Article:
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The Missing Link

By Yael Cass

Community development, facility management, and your brand
International schools invest millions of dollars to keep their facilities up to date in order to meet their clients’ expectations, and keep pace with ever-changing business and education environments as well as increasing market demands. Can this investment be better utilized to improve the safety of those that use the schools and extend the useful life of the school buildings?
In this article, I propose that it is equally important to invest in schools’ support staff resources as it is their faculty resources. In most international schools, the vast majority of resources and professional development are allocated to the academic staff, and rightly so. It is the operation and support staff that form the backbone of the organization, yet they receive little, if any, attention in this regard. In most cases, this is due to the scarcity of those resources in the host country.
Many international schools debate their contribution to the community and environment in which they operate. They host an admirable array of charitable events and activities that enhance awareness of and provide financial support to host country orphanages, NGOs, local schools, etc. As international educators, we agonize over how to save the world and how to improve the lives of those around us. Often times, however, we miss opportunities available right under our noses—among our own support staff.
Our schools’ most significant contribution to the local community is through our core business of education. Educating our host nation’s school support staff to international standards in operations, maintenance, supervision, health, safety, first aid, etc. will not only improve their lives, but also the lives of their loved ones. Investing in the education and skill development of our support staff will result in a lifetime of dividends.
Many international schools lack expert knowledge of what constitutes a safe facility and operational environment or have inadequate policies and procedures to achieve optimum outcomes. Under such conditions, it is critical to find and to continue to develop individuals who have the ability and capability to maintain and manage an effective operation/maintenance department. It requires skilled personnel with a thorough understanding of sound facility management practices and work, health, and safety regulations and standards.
Currently, a good deal of knowledge and many tools and techniques exist to help build educational facilities of the 21st century. However, the awareness and resources available to optimize the safety, efficiency, and life expectancy of school facilities are limited.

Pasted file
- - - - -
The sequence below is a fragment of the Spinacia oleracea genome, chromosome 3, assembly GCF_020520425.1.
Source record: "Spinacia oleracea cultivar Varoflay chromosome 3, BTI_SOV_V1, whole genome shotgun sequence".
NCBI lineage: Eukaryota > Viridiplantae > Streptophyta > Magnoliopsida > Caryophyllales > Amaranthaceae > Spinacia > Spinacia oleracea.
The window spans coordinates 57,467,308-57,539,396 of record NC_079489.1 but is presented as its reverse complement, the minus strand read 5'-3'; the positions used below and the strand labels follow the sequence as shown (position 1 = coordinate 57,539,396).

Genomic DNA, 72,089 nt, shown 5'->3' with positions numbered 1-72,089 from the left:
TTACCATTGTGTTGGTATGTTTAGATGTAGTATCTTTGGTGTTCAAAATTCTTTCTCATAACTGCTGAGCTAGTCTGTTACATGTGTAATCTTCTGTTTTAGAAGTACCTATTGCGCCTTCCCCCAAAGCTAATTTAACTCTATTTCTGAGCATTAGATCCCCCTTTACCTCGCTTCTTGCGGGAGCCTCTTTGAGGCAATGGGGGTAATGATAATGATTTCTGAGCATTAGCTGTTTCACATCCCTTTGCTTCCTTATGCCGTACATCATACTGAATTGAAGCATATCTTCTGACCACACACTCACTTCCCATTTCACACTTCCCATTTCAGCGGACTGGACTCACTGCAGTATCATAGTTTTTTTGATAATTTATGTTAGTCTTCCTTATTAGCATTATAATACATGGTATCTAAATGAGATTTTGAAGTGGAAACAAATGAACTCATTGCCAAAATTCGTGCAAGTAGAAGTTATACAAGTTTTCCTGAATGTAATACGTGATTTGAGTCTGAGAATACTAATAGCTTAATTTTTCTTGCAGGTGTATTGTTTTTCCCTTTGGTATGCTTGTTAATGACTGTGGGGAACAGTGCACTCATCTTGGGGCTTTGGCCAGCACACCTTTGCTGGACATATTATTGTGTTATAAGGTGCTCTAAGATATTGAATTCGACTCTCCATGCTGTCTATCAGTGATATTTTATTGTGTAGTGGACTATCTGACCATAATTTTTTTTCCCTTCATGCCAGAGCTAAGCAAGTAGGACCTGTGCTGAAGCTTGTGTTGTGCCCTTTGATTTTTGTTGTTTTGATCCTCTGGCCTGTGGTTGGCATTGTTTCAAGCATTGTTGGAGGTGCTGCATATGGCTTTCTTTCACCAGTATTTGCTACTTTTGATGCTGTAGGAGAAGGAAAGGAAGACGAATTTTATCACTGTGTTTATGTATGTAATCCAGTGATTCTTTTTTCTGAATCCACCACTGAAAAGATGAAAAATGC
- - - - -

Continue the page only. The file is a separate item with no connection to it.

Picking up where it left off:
The operation/facility manager‘s role in an international school is different, but no less important than that of a principal. There are three primary objectives of the manager’s role;
• To ensure there are excellent facilities with high standards in place.
• To ensure that the best possible professionals and best practices are adopted and used.
• To monitor facilities and work/health/safety risks regularly and with rigor.
The achievement of these three primary objectives has a direct impact on a school’s operation, brand, and reputation. One of the best contributors to attracting and retaining high-caliber professionals is to ensure that their work environment is of the highest standard possible.
The importance of investing in professional development and best practices for support staff is as important as investing in the school’s curriculum, assessment, and faculty professional development. If our school facilities are not up to date, well maintained, and managed properly, our teachers, our customers, and our budgets will suffer.
Yael Cass is the Executive Director of Breakthrough Leadership Beyond Limits, providing professional development programs in the field of school operations and governance to international schools around the world.
Mrs. Cass is the former Assistant Principal for Facilities and project management at the International Community School of Addis Ababa.
This article was created in consultation with Martin Leitch, facility management consultant and professional trainer in facility management.

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